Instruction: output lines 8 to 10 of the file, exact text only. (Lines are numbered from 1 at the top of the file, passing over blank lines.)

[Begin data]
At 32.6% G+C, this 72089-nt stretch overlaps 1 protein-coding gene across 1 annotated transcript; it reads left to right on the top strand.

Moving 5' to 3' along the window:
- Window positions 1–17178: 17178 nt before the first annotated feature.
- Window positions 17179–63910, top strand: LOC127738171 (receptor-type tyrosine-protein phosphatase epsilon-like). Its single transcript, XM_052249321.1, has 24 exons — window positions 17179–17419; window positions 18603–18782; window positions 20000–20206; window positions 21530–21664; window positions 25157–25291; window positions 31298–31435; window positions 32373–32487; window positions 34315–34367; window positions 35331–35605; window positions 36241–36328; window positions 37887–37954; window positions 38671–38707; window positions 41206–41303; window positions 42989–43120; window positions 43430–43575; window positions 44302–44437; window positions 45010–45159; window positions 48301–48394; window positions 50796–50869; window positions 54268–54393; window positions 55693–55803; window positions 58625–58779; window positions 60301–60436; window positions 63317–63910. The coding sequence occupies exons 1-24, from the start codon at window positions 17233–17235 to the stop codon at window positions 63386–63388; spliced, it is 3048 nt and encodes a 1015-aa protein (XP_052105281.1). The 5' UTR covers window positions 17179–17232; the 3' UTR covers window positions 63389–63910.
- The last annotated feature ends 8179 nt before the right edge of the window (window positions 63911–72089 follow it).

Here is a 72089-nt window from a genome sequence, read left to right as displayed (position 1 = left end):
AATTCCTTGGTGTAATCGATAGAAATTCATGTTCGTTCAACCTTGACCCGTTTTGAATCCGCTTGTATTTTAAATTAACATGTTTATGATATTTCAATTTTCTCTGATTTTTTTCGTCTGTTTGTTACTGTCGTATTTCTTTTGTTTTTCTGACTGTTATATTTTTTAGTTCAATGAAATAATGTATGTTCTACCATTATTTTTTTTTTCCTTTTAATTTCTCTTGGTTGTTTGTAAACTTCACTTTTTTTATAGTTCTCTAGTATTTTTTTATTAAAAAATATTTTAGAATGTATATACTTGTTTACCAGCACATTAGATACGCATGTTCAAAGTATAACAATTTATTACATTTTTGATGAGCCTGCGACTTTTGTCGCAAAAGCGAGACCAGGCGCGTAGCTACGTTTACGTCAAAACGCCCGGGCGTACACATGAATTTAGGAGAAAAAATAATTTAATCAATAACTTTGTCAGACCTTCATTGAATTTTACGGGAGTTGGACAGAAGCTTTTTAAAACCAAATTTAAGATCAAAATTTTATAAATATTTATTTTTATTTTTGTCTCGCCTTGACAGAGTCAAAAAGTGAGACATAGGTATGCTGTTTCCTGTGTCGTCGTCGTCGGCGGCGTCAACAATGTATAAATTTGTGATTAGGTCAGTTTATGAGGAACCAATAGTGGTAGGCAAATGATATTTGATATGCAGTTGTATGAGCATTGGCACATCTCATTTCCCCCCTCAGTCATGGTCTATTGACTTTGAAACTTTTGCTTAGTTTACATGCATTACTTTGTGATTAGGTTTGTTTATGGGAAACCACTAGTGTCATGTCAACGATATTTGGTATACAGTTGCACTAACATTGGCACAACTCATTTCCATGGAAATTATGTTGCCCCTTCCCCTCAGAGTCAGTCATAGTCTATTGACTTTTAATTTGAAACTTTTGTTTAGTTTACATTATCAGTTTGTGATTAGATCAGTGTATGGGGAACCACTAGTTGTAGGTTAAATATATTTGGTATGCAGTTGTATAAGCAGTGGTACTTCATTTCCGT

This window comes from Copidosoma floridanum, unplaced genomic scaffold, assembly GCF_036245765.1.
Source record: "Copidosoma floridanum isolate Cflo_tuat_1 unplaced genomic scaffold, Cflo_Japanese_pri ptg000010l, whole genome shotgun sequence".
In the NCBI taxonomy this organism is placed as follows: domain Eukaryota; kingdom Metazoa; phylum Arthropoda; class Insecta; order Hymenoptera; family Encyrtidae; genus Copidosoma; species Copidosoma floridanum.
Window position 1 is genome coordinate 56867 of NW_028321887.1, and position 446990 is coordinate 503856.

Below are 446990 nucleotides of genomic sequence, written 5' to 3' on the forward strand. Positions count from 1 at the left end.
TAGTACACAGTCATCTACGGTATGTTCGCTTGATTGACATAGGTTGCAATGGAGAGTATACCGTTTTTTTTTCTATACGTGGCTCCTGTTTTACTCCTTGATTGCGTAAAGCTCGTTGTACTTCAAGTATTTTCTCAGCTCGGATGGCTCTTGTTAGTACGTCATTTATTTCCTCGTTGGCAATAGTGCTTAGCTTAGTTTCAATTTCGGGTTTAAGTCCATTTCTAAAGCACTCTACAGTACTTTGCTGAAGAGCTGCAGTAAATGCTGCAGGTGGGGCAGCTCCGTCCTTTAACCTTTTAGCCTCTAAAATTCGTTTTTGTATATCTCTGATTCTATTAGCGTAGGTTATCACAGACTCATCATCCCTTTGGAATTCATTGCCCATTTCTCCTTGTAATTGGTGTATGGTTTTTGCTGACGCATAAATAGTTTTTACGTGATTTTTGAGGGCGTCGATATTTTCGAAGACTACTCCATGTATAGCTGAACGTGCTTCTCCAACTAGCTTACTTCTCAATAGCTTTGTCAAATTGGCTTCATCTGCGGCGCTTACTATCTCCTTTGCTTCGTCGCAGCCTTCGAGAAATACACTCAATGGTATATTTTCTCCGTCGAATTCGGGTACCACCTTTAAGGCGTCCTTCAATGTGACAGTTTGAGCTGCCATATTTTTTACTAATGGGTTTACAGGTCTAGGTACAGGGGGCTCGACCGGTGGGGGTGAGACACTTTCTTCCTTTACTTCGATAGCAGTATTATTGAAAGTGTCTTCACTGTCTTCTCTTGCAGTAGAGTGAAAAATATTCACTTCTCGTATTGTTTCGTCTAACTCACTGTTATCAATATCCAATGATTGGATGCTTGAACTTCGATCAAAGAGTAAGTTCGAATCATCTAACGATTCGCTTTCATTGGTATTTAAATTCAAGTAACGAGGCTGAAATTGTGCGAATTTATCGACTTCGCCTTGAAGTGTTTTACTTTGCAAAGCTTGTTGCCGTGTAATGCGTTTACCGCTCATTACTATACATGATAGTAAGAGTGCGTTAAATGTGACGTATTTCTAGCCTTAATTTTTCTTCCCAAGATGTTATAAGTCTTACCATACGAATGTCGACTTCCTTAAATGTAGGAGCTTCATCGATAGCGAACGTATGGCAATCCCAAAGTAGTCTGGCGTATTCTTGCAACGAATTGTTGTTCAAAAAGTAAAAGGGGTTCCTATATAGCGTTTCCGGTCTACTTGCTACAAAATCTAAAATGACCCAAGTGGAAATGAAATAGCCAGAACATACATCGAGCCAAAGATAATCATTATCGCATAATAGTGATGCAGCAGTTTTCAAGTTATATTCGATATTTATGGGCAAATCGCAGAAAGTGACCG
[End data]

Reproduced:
This window comes from Copidosoma floridanum, unplaced genomic scaffold, assembly GCF_036245765.1.
Source record: "Copidosoma floridanum isolate Cflo_tuat_1 unplaced genomic scaffold, Cflo_Japanese_pri ptg000010l, whole genome shotgun sequence".
In the NCBI taxonomy this organism is placed as follows: domain Eukaryota; kingdom Metazoa; phylum Arthropoda; class Insecta; order Hymenoptera; family Encyrtidae; genus Copidosoma; species Copidosoma floridanum.